In the short history of this century Ukraine is a country that has been marked by eruptions of conflict within the country The Orange Revolution in 2004 and the Maidan protests in the winter of 2013/14 were world news. Olena Kashkarova is one of the people who works to restore mutual trust in this deeply divided country. She is one of the leaders of the Foundations for Freedom (F4F) initiative, that seeks to bridge the divides between different groups in society by stimulating dialogue. On 5 April she was in the centre of Initiatives of Change in The Hague to tell about her work.
The right of the strongest
Foundations for Freedom was founded in 1993 by Initiatives of Change-UK. Its goal was to support the younger generation in Eastern Europe in cultivating values such as honesty and integrity. Olena mentions that in a society that after the fall of Communism was guided mainly by the ‘right of the strongest’, lack of clear values system was especially harmful for younger people. Exploration of values as something supportive for an individual and the society made Foundations for Freedom attractive for them. They worked mostly with training courses that linked a just democracy to personal responsibility.
The courses of F4F resonated and the initiative grew organically until it became an official NGO in 2009.
Healing the past
Olena became aware of the importance of dialogue when she participated in Action for Life, an international leadership programme for young people organized by Initiatives of Change India. Olena, coming from a family with Russian background, clashed repeatedly with a friend from the Ukrainian family background about who was on the right side of history. After a period of reflection Olena realised the reason why discussing history triggered her so much. It was out of fear that it may get repeated, when after all the atrocities of the 20th century nothing was done to restore justice. Olena: ‘Nobody took responsibility for wrongdoings and I realized that if I want to keep integrity with my Russian identity it means also recognition of the wrongdoings my nation did to others.’
The roots of the problems lie in the past, says Olena: ‘History not transformed gets transferred.’ Foundations for Freedom therefore started the programme Healing the past. In different regions four-day dialogues were held to help people with different narratives of the past to discuss it in a way so that they could see the history of Ukraine not as black and white, but with recognition of suffering from all sides.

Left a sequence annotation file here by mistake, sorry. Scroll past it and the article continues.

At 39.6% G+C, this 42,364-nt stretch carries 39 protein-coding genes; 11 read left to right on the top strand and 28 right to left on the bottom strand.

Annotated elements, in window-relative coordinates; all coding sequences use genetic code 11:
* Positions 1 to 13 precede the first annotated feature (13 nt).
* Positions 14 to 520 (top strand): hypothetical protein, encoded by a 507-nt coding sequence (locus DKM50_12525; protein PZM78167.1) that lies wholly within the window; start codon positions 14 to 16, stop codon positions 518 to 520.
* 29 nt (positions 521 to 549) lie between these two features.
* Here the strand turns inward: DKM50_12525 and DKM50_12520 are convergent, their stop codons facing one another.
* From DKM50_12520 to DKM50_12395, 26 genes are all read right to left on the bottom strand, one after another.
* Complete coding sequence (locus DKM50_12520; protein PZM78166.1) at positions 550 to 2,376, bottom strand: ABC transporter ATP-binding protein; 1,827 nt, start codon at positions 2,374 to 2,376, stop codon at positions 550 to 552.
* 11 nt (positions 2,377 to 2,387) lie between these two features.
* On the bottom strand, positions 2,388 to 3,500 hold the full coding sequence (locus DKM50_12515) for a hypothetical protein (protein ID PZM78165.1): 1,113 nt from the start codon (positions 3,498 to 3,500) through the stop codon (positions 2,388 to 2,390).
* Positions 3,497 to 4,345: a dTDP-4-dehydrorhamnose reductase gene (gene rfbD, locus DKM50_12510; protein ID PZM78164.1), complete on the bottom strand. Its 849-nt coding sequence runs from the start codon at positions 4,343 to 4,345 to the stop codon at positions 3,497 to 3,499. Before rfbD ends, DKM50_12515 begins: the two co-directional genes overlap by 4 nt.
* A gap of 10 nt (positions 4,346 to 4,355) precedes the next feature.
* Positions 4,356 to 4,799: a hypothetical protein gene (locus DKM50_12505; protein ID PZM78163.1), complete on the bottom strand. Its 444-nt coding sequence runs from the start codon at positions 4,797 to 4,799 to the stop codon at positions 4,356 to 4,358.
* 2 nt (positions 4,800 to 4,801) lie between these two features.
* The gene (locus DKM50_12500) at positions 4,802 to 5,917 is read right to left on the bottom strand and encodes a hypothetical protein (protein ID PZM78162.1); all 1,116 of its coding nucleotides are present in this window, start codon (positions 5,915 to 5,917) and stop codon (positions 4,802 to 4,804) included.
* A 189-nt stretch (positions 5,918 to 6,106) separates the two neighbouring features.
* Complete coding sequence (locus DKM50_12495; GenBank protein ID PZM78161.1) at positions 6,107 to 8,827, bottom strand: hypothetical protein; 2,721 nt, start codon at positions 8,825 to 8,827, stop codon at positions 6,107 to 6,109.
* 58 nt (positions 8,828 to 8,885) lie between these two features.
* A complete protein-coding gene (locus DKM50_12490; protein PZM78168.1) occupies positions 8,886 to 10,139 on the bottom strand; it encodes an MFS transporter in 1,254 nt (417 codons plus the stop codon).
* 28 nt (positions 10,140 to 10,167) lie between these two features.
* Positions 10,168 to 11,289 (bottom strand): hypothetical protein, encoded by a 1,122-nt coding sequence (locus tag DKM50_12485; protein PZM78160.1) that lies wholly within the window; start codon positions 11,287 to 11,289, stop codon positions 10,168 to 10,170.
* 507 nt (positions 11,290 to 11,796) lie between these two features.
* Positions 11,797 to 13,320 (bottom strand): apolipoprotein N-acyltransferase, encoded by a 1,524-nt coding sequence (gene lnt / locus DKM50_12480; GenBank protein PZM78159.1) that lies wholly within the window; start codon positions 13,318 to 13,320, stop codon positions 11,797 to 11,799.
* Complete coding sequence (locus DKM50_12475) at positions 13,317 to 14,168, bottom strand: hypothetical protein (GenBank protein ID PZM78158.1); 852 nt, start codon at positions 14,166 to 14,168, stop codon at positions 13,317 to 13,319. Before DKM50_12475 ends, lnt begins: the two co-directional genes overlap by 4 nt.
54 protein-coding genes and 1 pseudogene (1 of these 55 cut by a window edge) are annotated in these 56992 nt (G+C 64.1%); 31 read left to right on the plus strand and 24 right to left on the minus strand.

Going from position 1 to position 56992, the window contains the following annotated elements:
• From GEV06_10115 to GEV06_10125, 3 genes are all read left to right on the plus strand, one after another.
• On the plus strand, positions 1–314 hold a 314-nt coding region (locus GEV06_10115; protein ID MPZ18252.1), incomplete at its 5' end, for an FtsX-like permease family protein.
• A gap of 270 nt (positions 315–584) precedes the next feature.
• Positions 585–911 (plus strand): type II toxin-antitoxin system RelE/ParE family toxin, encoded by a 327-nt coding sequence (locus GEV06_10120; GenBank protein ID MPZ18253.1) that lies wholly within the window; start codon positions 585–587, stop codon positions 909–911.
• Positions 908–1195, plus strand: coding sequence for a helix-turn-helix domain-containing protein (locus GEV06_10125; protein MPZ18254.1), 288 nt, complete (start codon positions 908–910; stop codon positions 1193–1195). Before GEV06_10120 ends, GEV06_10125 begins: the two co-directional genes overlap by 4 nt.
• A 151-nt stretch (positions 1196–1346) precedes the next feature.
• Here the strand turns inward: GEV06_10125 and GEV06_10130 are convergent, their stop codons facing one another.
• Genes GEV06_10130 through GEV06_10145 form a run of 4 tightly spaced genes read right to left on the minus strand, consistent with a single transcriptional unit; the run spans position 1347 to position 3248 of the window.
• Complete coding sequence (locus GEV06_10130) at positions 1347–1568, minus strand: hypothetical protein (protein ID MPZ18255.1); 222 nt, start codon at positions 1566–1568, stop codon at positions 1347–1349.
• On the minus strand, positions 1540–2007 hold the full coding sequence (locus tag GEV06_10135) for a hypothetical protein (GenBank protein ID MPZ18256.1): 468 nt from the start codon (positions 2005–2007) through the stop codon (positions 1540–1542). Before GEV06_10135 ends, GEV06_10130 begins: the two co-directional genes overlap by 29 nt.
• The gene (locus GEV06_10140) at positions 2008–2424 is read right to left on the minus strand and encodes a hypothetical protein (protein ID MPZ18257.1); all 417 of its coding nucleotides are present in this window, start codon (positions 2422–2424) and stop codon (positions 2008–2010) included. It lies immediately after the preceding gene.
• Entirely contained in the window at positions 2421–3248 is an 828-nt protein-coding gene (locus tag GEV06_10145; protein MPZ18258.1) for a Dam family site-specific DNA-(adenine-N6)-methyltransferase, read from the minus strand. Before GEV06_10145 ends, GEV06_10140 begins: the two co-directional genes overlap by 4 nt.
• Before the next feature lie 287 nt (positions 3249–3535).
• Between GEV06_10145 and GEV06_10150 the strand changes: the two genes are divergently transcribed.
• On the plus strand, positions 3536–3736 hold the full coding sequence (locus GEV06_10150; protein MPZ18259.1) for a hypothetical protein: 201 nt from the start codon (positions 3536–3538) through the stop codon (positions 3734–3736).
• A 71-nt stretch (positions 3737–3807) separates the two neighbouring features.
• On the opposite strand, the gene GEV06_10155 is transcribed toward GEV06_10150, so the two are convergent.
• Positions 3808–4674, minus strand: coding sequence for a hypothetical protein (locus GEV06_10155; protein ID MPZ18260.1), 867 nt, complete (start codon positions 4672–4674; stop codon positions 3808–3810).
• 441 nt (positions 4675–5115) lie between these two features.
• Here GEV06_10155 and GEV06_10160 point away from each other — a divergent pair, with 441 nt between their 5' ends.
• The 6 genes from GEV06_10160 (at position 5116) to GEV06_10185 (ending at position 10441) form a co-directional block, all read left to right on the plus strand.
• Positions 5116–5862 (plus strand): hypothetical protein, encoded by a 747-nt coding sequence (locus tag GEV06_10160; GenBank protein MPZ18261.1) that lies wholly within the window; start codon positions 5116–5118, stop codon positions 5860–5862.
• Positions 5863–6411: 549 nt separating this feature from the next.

Dialogues at times of crisis
From the early stages of Maidan protest in 2013/2014 Olena has initiated dialogues between people who held different opinions about the events in the country. The Foundations for Freedom team quickly supported the initiative and the dialogues were held in different parts of Ukraine. But the more the conflict in Ukraine was covered with blood, the more difficult it became. The emotions in the country grew stronger and Olena and the team felt a need to learn anew how to facilitate dialogues in a country where conflict started to take lives.
Thus the team of F4F chose to get more training on dialogue facilitation and a method of Non-Violent Communication was chosen as the most relevant. This method helped to heal pain behind the strongest emotions of the participants and to translate anger in a way that brings connection.
The network grows
After organizing a training on Non-Violent Communication for Foundations for Freedom, colleagues and other professionals who were doing dialogue work during Maidan time (mainly people with a background in facilitation, mediation or psychotherapy) a network of dialogue facilitators came to existence. Dialogue has always been a part of the programme, but after the 2013/14 protests and the clashes in Crimea and East-Ukraine that followed, stimulating dialogue has became the core work of Olena and her colleagues. Now the Network of Dialogue Facilitators is working on conflict prevention and dialogue through facilitating numerous seminars, trainings and dialogues in cooperation with the diverse range of national and international organizations including the United Nations.
Olena’s experiences led to recognition among the audience on 5 April, especially among participants from Afghanistan and Ireland. We need these stories to keep working towards a future where we can relate to our differences with more mutual understanding.
Andries Jan Zijlstra